The main Buddhas are of gold-plated bronze, so heavy it took cranes to move them into the building and 18 steel I-beams to keep the structure from collapsing from the weight. Much of the construction was done by volunteers and financed by donations, guides said.
The lions were followed by a procession of robed leaders chanting prayers in Sanskrit and ringing gongs and bells. I could do a whole blog on this temple alone. But you can go there yourself any day between 10am and 7pm to see it for yourself.
You might not get a guided tour but you can see the building’s splendour and try to identify the different statues like the elephant-headed god Ganesh and a Goddess of Mercy yourself. Worship is on Sundays at 3pm, usually in English and Mandarin.
From there, I went to the First Narayever Congregation, a Jewish synagogue, where a guide was showing how to follow the life of one of its founders from old steamship records. That was different and interesting. She also showed us how a wand is used to read the Torah to avoid touching it by hand.
Next was Parkdale Collegiate. I chose to go there because it has had many Roma and Tibetan students and I was curious. Some of the displayed student art work showed Nepalese and Tibetan flags, and a huge mural was full of multiracial faces. While nothing much was happening, it too was worth the visit.
I spent more time at the Sufi Cultural Centre because I had many questions. I had taken a comparative religions course in college and was fascinated with the meditative Sufis and their silent worship. Guides at the Sufi centre spent a lot of time explaining, for example, about the segregation of women during worship. Women usually sit on a platform at one side of the room here. Actually, the Prophet did not separate them originally, said one guide, who was patiently answering my questions. The Prophet separated them at the time for their own protection. Men and women are equal here.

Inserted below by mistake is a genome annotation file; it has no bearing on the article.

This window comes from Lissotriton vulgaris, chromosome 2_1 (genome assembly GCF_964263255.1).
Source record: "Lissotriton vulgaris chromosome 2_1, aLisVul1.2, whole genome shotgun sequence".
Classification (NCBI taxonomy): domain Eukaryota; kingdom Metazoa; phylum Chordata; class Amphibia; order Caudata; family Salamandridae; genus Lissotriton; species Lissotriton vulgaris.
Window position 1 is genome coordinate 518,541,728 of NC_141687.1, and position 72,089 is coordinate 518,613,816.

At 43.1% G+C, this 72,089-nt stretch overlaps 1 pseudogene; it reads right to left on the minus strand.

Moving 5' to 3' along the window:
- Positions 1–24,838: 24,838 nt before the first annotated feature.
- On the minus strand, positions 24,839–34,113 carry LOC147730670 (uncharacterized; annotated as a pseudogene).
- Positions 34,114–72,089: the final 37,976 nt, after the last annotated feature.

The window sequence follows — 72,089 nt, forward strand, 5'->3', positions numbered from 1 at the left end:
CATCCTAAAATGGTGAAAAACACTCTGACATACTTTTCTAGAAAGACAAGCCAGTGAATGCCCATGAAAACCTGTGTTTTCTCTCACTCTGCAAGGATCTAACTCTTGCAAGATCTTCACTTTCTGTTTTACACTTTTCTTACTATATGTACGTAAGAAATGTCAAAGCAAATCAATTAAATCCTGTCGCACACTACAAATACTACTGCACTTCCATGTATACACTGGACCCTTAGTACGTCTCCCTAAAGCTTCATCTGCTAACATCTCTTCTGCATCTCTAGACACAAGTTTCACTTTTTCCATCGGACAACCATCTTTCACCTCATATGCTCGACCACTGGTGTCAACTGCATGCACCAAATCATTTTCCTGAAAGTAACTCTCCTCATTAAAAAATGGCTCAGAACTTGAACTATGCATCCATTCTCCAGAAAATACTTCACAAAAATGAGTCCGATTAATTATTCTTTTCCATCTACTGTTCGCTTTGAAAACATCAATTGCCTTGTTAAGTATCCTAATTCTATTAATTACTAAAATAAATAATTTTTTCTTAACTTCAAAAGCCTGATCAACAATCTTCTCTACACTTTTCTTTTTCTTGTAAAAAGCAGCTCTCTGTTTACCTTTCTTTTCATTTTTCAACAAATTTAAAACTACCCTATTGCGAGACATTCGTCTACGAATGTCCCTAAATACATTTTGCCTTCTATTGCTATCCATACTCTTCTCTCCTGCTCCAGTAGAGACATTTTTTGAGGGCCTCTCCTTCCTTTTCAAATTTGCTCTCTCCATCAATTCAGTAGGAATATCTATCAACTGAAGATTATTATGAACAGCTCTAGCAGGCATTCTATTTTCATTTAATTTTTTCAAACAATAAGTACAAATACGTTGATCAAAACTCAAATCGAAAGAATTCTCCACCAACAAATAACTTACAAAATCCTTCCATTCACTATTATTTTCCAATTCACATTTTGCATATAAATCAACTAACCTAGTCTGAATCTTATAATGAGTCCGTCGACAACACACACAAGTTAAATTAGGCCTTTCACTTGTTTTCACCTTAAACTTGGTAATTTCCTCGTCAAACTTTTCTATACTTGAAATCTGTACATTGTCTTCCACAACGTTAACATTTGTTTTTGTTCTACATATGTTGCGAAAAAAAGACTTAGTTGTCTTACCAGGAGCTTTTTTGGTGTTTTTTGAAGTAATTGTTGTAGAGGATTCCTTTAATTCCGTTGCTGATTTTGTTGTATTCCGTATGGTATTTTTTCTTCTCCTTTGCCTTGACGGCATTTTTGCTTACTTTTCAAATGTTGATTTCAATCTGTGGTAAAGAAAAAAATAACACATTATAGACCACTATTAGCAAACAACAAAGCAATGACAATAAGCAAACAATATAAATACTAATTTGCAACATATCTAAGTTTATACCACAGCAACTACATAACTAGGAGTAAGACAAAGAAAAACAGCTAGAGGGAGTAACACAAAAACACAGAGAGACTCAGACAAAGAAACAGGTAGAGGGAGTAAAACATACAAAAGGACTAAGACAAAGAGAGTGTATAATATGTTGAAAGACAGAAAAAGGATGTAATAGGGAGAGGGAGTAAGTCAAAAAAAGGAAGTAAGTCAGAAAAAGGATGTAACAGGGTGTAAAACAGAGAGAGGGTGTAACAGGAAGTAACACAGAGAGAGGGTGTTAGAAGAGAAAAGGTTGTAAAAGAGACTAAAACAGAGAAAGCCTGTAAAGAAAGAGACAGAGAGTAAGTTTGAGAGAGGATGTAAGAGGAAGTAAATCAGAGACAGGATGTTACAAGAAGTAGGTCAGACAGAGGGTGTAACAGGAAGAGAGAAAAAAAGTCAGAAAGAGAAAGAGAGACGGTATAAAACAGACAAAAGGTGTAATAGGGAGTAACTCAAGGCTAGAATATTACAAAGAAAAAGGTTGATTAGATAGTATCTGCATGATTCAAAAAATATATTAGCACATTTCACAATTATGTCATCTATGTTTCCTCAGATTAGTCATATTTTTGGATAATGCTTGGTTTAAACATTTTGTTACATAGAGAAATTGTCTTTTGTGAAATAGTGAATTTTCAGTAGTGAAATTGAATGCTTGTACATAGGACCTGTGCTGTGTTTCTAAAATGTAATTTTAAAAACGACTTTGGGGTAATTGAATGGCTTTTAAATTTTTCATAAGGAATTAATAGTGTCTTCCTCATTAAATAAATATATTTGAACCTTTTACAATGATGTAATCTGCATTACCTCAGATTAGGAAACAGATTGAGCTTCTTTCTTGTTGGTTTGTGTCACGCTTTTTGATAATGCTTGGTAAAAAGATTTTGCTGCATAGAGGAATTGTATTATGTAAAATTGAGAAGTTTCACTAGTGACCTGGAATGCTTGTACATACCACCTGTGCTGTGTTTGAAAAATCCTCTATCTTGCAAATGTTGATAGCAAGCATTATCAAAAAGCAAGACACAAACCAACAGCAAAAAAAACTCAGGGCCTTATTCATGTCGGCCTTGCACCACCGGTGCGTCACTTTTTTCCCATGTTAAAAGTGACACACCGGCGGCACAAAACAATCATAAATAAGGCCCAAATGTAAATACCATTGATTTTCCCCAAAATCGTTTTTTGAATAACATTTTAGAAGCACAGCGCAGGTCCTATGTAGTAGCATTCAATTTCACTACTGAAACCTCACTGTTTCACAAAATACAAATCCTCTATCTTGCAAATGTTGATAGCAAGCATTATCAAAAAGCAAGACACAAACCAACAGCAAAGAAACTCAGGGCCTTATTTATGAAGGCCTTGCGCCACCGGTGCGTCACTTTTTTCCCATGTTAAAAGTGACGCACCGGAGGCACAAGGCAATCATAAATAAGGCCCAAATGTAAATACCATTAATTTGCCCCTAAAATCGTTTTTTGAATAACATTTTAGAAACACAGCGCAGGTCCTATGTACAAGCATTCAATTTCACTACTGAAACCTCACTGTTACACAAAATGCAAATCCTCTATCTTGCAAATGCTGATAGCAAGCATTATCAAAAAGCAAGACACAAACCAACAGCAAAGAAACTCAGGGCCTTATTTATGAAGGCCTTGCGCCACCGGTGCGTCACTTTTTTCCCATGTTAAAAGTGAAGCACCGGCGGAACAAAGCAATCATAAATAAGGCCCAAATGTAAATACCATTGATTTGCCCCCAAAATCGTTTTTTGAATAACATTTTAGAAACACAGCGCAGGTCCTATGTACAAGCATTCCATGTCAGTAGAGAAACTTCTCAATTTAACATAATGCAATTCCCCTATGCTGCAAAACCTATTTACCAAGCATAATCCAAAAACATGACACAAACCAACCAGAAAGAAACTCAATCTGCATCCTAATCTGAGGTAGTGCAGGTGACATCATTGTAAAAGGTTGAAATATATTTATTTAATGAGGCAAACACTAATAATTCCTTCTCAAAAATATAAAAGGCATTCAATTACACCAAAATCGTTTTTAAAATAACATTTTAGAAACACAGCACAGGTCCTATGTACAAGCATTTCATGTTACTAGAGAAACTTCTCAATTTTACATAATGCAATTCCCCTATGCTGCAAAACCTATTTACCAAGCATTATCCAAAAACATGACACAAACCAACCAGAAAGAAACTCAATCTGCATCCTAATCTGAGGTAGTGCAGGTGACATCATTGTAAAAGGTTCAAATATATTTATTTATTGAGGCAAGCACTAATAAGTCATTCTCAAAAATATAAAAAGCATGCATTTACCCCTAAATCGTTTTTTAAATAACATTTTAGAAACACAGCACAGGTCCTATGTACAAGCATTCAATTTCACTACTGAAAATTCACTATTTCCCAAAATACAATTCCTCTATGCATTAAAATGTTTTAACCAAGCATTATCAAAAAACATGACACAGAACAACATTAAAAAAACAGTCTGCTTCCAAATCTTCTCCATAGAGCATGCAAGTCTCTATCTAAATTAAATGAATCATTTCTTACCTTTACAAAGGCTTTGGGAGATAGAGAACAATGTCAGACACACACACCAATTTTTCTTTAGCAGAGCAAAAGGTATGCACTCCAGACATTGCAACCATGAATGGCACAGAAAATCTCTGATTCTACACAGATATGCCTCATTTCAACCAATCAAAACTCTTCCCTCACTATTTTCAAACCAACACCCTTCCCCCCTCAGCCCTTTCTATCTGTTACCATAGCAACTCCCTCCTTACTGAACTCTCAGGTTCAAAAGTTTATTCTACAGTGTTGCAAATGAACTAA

Members of the Centre meet every Saturday from 7 to 11:30pm. The service has prayers in Arabic, meditation, food and music. During the music, some members might start whirling, an attempt to “tame one’s ego.” Guides showed me the mihrab, a beautiful tiled niche in a wall that indicated the direction to the sacred city of Mecca, towards which they all pray.
Some of my friends keep telling me that they don’t know if they’d feel welcome in a mosque, but the guides insisted that outsiders are welcome. I certainly felt gladly received.
All these visits left me with a very superficial knowledge of other cultures. But they were an opening of doors to places I might want to learn more about later. I made new friends. I learned what was happening in my city. We are so fortunate to have these rich cultures here. I had a wonderful time, as usual.
Please let us know your adventures in Multicultural Toronto too. Write to us at: firstname.lastname@example.org.
What a lovely blog and update on your visit to our centre. Thank you for being with us and spending time with us. We certainly hope to see you again soon on a future Sat evening. All are always welcome!
I just wanted to let you know that some of the women also pray behind the men (not on the platform), but directly behind them on the same level. It’s just a matter of choice, some women prefer to pray on the platform. The reason we pray behind the men is for modesty reasons, as there are a lot of postures that require bending and prostration during the prayer. This was also how women prayed during the time of our Prophet Muhammad (may peace be upon him. Just thought I’d share that information!
I’m glad you enjoyed your time with us. We look forward to seeing you again. You are welcome to join us any Saturday evening.
Best Regards, tasneem
Thanks for mentioning Araz in your post.
I just wanted to say we’re from Azerbaijan province of Iran not Azerbaijan the country 😉
I’m actually from Tehran. But the founders are from that province…
Hooman (one of the members)…
Hooman, Thanks for the correction. Ruth.